26 Oct

Pretty awesome show for a bunch of simple pendulums. The period of the pendulum, or the time it takes for the pendulum to swing from one side to the other and back, is dependent on the length of the string. All the cool shapes and patterns are just the result of the differences in period. Patterns appear and then disappear as the pendulums get in and out of phase with each other.

Bacteria changes host’s sex

25 Oct

I have heard of a lot of strange bacteria, but I have to say that Wolbachia is the weirdest. Estimates show that wolbachia is present in 65% of known species of insects. It lives inside the cells of its hosts, not just the guts, skin and orifices. This thing has a huge variety of mechanisms for ensuring its proliferation. Wolbachia can change its hosts’ sex, kill its offspring or make it fertile depending on which suits the bacteria’s needs. This may seem like a lot of leeway to give a bacteria that lives symbiotically with a host, but wolbachia provides enough benefits to make it worth it. Wolbachia actually encases dividing cells and helps ensure that the new cell has the right number of chromosomes (picture above shows wolbachia proteins in green, chromosomes in blue).

Wolbachia has learned how to hitch rides on proteins within the host to get where it needs to go, and generally gives the impression of a kid in a candy store going crazy. Genetically, it is a relatively simple bacteria, with a lot of raw material for adaptation and rapid evolving. We are only beginning to understand what this thing is capable of. Crazy stuff! Check out more here.


24 Oct

This is pretty amazing. Let me tell you a bit about what is going on here. Superconductors do not like magnetic fields. If possible, the superconductor will expel the magnetic field from its interior. This is called the Meissner Effect. But in this case, the superconductor is a super-thin wafer of ceramic on top of a sapphire substrate. It is so thin that the magnetic field does penetrate the superconductor, but in discreet quantities called flux tubes. The flux tubes penetrate weaknesses in the superconductor, like grain boundaries. Any spacial movement of the superconductor would change the position of the flux tubes. The flux tubes really want to stay in the grain boundaries, so the entire superconductor is locked in place. Strongly.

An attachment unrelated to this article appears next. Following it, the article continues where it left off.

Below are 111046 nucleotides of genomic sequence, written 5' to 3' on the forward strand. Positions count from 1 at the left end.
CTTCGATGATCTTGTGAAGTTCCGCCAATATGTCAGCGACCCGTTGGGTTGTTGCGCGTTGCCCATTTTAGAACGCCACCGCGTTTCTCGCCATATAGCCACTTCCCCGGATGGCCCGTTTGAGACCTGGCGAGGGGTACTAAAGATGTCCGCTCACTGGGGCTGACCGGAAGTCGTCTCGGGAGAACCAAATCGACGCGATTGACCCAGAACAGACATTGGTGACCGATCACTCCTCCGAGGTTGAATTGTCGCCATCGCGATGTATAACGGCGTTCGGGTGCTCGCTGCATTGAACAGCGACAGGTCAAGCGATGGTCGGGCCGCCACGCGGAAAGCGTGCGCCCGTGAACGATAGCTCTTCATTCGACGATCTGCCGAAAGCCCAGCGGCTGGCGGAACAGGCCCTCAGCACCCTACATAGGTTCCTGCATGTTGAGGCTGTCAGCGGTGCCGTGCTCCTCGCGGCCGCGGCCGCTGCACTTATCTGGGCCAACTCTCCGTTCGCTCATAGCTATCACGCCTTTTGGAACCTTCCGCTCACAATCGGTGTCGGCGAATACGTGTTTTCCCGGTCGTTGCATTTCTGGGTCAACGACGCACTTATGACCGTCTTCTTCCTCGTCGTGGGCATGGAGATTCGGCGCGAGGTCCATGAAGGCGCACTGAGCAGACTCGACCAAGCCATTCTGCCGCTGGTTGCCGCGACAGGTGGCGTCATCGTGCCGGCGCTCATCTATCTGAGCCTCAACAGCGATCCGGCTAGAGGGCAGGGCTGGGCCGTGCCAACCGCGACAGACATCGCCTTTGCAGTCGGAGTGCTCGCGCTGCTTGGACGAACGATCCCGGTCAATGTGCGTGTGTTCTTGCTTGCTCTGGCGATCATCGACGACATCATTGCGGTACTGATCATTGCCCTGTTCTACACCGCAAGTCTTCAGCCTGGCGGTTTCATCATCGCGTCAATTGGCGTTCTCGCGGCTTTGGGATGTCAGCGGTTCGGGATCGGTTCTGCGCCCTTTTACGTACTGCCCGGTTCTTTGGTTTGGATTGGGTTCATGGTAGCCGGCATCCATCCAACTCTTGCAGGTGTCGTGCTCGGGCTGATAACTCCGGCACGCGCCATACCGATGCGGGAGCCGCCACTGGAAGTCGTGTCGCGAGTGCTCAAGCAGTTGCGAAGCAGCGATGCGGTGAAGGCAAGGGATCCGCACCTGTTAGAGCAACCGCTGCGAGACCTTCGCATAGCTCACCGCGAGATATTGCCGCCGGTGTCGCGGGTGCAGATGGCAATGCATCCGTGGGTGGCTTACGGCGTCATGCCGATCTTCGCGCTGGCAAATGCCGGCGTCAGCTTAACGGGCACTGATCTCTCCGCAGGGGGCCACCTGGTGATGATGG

Image courtesy of Tel-Aviv University

Volcanoes on other planets

22 Oct

To wrap up Volcano Week at Physics Fascination, I just want to note that there are volcanoes on planetary objects other than earth. Check out this photo of the massive Tvashtar volcano on Jupiter’s moon, Io. Or watch a video of images here. Amazing.


21 Oct

In some cases, volcanoes offer us a glimpse of the past. The Roman city of Pompeii was completely buried by the eruption of Mount Vesuvius in AD 79. For two days, the ash and pumice poured from the sky until the entire city and its occupants were buried under between 13 and 20 feet of grey. Ironically, the eruption occurred the day after Vulcanalia, the festival of the Roman God of fire.

The city is so well preserved that we are offered a snapshot of what life was like for the Romans of that time. Graffiti in the streets show us what every day Latin was like. Family portraits hang in houses. Signs above shops show us the clever marketing of the vendors. Dogs on leashes are chained up outside shops. And huddled human figures show us what those last horrifying moments must have been like.